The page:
A federal judge ruled Monday that more than 650 farm workers were denied disclosures about wages and other job conditions while working for Lower Valley farms owned by affiliates of John Hancock, the insurance giant.
A hearing has been set for late July to determine damages in the class action lawsuit brought against N.W. Management and Realty Services Inc., which was also found guilty of failing to register as a farm labor contractor. The workers had originally complained that the company shorted their wages by failing to document their work in the orchards and lowering the wages that had been promised once their work was completed.
Columbia Legal Services spokeswoman Lori Isley said the group believes individual plaintiffs could receive between $1,000 and $3,000 each.
“Folks who use contractors have to make sure those contractors are licensed and get the very basic disclosures that are required by our state law,” Isley said in a telephone interview. “If they use unlicensed labor contractors, they are going to be held responsible.”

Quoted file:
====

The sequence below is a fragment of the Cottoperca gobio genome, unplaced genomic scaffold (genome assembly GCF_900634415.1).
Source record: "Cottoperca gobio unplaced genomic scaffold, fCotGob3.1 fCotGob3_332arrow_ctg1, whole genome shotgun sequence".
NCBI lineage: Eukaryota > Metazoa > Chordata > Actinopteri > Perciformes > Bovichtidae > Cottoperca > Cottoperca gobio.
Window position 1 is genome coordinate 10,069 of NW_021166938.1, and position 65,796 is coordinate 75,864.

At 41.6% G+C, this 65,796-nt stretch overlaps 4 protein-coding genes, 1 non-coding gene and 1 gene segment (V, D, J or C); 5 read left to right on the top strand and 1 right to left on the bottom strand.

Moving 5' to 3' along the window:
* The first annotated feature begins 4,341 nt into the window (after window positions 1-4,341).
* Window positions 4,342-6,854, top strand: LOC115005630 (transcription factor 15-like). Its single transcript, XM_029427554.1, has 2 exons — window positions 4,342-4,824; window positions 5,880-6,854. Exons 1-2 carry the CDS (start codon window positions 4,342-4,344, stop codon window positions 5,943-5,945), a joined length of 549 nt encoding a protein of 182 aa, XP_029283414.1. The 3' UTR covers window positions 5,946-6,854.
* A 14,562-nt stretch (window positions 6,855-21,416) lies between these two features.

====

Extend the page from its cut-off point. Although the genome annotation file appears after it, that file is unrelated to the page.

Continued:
The plaintiffs worked in the Alexander and Independence orchards near Sunnyside between 2009 and 2011. The orchards are owned by John Hancock but leased out to a California company, Farmland Management Services, which subsequently sublet the land to N.W. Management. Hancock and Farmland argued they were not responsible for the actions of the company that subleased the land, but U.S. District Judge Thomas Rice of Spokane disagreed.
Additional claims against N.W. Management and Realty Services are pending jury trial November. That includes claims that a group of 10 workers were fired in retaliation for calling the police and causing an investigation by the state Department of Labor and Industries into whether their foreman used a firearm to intimidate workers.